Mind that this would completely replace an original text.

Instead IDs are added (that’s why we use ) or generated when the app is started.

Open activity_file and add android:id attribute to Text View using above example.

This line displays on device screen layout resource – in this case activity_file.

By the way maybe you have noticed that adding this code also resulted in a new line in import section at the top of Main file: Import is used to add predefined Android or Java classes from other packages, but we don’t have to bother about it as Android Studio adds import lines automatically as we start to use some classes. Now we have to assign Text View from layout file to Text View variable.

First add a new definition to file: There is one more option.

As an argument of set Text() we could also use a String variable (so the variable storing a text).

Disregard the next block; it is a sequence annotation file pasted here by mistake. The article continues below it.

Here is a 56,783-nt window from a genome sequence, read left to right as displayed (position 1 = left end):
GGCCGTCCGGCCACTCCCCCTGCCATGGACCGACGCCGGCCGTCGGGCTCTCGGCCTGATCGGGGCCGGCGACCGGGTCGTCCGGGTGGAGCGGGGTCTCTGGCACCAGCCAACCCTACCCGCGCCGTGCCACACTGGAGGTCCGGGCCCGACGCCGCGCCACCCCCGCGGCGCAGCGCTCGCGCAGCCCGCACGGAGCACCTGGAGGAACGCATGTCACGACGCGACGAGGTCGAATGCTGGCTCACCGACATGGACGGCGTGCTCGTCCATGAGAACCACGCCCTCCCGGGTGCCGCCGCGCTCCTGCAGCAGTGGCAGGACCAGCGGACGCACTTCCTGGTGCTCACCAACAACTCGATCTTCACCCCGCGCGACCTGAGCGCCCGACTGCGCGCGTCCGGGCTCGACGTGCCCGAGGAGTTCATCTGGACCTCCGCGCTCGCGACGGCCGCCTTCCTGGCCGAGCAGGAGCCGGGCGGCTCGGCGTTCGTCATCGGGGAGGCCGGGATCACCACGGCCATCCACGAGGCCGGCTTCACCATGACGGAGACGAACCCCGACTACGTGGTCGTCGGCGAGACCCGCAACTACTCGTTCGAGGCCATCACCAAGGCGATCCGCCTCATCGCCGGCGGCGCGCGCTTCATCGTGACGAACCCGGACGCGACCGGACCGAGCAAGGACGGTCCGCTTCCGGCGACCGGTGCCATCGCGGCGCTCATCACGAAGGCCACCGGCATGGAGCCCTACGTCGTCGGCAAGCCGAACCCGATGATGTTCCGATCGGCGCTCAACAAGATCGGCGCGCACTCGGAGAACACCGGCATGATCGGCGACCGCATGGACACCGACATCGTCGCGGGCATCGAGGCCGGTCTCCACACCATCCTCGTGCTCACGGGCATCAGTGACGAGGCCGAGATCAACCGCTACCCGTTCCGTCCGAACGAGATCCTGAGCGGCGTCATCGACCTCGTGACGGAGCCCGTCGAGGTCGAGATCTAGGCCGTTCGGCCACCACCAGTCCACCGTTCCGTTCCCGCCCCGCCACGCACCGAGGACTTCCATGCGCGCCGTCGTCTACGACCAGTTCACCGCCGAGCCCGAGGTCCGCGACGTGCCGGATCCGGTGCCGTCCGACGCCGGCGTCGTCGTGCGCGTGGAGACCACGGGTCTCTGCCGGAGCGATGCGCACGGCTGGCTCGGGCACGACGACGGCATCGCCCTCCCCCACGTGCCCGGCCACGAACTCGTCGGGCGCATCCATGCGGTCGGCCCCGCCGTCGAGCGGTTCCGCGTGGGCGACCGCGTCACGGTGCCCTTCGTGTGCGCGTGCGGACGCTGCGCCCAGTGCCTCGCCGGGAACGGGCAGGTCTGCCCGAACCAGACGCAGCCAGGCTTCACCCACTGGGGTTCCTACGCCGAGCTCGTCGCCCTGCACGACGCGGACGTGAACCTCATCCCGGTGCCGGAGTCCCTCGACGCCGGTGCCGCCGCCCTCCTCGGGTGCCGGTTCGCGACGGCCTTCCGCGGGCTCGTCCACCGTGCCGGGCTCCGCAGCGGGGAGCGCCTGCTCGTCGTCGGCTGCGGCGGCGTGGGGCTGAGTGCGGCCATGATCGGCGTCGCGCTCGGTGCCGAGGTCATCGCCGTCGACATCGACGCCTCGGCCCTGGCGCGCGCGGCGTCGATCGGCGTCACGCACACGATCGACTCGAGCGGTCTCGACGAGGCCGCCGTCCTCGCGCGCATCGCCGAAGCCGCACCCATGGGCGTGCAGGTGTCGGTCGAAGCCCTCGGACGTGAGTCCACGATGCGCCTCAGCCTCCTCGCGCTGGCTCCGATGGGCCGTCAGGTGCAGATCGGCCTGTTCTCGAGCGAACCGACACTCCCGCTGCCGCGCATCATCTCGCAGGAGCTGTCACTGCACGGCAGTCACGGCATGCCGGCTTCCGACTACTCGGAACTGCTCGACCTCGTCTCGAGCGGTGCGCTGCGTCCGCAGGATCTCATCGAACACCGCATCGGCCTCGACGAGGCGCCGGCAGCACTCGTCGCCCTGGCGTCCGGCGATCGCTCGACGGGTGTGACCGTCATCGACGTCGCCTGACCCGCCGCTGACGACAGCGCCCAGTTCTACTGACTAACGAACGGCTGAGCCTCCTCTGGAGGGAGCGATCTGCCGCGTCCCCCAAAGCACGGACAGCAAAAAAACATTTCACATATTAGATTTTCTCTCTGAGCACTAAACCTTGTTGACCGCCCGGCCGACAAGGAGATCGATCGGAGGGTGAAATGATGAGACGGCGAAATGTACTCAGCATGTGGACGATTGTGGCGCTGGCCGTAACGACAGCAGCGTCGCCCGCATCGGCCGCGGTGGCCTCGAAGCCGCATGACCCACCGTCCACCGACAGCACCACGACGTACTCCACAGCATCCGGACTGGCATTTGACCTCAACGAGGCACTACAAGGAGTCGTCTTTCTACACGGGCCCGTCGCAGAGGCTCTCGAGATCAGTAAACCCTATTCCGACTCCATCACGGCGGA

tags: activity_main.xml, adding id, android.widget. Text View, android:id, append, find View By Id, get Resources, get String, get Text, id, import, looking for id, on Create, set Text, string, strings.xml, Text View, to String).

We’re going to use concepts like classes, methods and variables explained there. Text View is also Android class for displaying text.

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Developing an Android home screen app widget is not for the faint of heart.

If we want to add something to a text displayed by Text View, we don’t need to get text first, modify it and set that text again. Of course we still need to refer to Text View element found via find View By Id().